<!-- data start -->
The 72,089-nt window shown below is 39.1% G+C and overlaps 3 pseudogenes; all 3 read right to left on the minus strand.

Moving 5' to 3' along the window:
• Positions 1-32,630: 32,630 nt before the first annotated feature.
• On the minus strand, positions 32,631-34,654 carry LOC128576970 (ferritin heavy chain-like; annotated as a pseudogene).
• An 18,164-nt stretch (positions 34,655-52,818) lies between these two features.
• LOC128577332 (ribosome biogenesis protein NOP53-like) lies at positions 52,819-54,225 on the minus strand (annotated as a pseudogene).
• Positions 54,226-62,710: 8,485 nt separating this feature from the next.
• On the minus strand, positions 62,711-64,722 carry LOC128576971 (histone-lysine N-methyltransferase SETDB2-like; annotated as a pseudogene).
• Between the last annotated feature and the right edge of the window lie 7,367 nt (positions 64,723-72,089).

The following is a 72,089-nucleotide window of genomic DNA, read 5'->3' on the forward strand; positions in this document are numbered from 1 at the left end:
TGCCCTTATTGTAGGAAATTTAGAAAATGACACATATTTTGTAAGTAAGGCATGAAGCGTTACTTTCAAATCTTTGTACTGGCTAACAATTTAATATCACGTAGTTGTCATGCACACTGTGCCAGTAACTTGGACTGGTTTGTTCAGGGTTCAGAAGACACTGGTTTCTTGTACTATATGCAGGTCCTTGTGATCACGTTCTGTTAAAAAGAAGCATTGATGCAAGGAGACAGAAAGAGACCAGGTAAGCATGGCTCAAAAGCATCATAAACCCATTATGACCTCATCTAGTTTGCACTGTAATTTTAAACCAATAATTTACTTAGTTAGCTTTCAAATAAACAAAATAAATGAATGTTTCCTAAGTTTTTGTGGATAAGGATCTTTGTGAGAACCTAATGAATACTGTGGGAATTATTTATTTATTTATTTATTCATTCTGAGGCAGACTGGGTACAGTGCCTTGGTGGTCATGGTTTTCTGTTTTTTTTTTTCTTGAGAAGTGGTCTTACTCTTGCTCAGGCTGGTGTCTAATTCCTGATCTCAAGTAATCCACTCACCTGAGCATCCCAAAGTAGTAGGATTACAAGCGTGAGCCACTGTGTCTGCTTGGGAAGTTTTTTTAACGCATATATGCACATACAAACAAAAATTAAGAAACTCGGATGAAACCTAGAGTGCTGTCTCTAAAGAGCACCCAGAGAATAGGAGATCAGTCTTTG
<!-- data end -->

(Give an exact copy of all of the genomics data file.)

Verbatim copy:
The 72,089-nt window shown below is 39.1% G+C and overlaps 3 pseudogenes; all 3 read right to left on the minus strand.

Moving 5' to 3' along the window:
• Positions 1-32,630: 32,630 nt before the first annotated feature.
• On the minus strand, positions 32,631-34,654 carry LOC128576970 (ferritin heavy chain-like; annotated as a pseudogene).
• An 18,164-nt stretch (positions 34,655-52,818) lies between these two features.
• LOC128577332 (ribosome biogenesis protein NOP53-like) lies at positions 52,819-54,225 on the minus strand (annotated as a pseudogene).
• Positions 54,226-62,710: 8,485 nt separating this feature from the next.
• On the minus strand, positions 62,711-64,722 carry LOC128576971 (histone-lysine N-methyltransferase SETDB2-like; annotated as a pseudogene).
• Between the last annotated feature and the right edge of the window lie 7,367 nt (positions 64,723-72,089).

The following is a 72,089-nucleotide window of genomic DNA, read 5'->3' on the forward strand; positions in this document are numbered from 1 at the left end:
TGCCCTTATTGTAGGAAATTTAGAAAATGACACATATTTTGTAAGTAAGGCATGAAGCGTTACTTTCAAATCTTTGTACTGGCTAACAATTTAATATCACGTAGTTGTCATGCACACTGTGCCAGTAACTTGGACTGGTTTGTTCAGGGTTCAGAAGACACTGGTTTCTTGTACTATATGCAGGTCCTTGTGATCACGTTCTGTTAAAAAGAAGCATTGATGCAAGGAGACAGAAAGAGACCAGGTAAGCATGGCTCAAAAGCATCATAAACCCATTATGACCTCATCTAGTTTGCACTGTAATTTTAAACCAATAATTTACTTAGTTAGCTTTCAAATAAACAAAATAAATGAATGTTTCCTAAGTTTTTGTGGATAAGGATCTTTGTGAGAACCTAATGAATACTGTGGGAATTATTTATTTATTTATTTATTCATTCTGAGGCAGACTGGGTACAGTGCCTTGGTGGTCATGGTTTTCTGTTTTTTTTTTTCTTGAGAAGTGGTCTTACTCTTGCTCAGGCTGGTGTCTAATTCCTGATCTCAAGTAATCCACTCACCTGAGCATCCCAAAGTAGTAGGATTACAAGCGTGAGCCACTGTGTCTGCTTGGGAAGTTTTTTTAACGCATATATGCACATACAAACAAAAATTAAGAAACTCGGATGAAACCTAGAGTGCTGTCTCTAAAGAGCACCCAGAGAATAGGAGATCAGTCTTTG